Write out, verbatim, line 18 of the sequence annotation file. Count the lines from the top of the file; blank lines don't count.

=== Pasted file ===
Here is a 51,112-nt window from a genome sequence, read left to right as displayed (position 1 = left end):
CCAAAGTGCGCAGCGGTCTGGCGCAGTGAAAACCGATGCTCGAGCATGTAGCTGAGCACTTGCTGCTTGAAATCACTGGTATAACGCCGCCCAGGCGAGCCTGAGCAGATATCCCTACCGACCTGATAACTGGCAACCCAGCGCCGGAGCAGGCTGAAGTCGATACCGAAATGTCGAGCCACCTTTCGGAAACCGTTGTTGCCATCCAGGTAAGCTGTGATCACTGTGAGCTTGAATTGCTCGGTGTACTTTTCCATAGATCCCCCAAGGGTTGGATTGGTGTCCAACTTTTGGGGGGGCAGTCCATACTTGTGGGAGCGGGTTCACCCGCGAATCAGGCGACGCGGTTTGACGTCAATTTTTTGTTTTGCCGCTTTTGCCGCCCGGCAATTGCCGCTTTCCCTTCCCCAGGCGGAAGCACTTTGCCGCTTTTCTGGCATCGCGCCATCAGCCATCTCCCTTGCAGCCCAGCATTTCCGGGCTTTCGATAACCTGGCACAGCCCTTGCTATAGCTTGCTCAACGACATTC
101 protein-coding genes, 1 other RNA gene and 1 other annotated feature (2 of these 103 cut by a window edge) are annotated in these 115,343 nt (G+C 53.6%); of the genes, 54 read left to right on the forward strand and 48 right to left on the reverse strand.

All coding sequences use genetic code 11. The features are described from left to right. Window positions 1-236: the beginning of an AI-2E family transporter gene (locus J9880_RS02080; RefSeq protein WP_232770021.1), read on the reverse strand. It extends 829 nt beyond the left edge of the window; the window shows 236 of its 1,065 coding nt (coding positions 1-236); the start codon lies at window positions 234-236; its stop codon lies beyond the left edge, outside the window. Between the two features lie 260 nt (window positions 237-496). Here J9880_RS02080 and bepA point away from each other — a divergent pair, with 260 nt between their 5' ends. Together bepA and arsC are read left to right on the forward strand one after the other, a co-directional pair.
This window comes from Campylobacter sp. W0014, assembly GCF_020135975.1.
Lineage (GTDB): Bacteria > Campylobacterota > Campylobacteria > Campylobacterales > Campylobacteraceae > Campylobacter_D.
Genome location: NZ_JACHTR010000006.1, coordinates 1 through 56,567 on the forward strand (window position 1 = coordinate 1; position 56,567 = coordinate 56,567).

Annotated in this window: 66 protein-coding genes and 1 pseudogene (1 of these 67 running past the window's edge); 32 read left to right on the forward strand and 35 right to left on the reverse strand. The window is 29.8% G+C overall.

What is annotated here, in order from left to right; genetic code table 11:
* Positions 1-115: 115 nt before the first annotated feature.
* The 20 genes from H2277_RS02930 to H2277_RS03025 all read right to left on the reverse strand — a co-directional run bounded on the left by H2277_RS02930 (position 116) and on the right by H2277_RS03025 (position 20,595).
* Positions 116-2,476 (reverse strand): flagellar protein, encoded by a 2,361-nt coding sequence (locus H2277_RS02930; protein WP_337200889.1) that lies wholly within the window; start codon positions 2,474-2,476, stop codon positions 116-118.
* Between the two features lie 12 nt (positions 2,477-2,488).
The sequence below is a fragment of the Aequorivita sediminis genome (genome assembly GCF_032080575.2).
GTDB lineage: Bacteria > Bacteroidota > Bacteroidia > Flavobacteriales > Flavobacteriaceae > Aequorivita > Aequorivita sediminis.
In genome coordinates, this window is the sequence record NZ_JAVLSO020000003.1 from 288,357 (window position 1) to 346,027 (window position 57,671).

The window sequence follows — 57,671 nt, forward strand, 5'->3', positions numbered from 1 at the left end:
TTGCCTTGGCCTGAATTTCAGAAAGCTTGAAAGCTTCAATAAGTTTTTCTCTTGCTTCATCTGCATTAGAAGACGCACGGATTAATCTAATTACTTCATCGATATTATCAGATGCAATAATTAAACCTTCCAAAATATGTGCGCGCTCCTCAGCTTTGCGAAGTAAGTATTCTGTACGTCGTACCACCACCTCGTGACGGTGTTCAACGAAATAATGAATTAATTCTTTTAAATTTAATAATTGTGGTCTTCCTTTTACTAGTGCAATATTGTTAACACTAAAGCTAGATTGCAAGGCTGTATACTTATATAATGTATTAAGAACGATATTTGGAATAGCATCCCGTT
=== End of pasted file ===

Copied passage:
TTGCCTTGGCCTGAATTTCAGAAAGCTTGAAAGCTTCAATAAGTTTTTCTCTTGCTTCATCTGCATTAGAAGACGCACGGATTAATCTAATTACTTCATCGATATTATCAGATGCAATAATTAAACCTTCCAAAATATGTGCGCGCTCCTCAGCTTTGCGAAGTAAGTATTCTGTACGTCGTACCACCACCTCGTGACGGTGTTCAACGAAATAATGAATTAATTCTTTTAAATTTAATAATTGTGGTCTTCCTTTTACTAGTGCAATATTGTTAACACTAAAGCTAGATTGCAAGGCTGTATACTTATATAATGTATTAAGAACGATATTTGGAATAGCATCCCGTT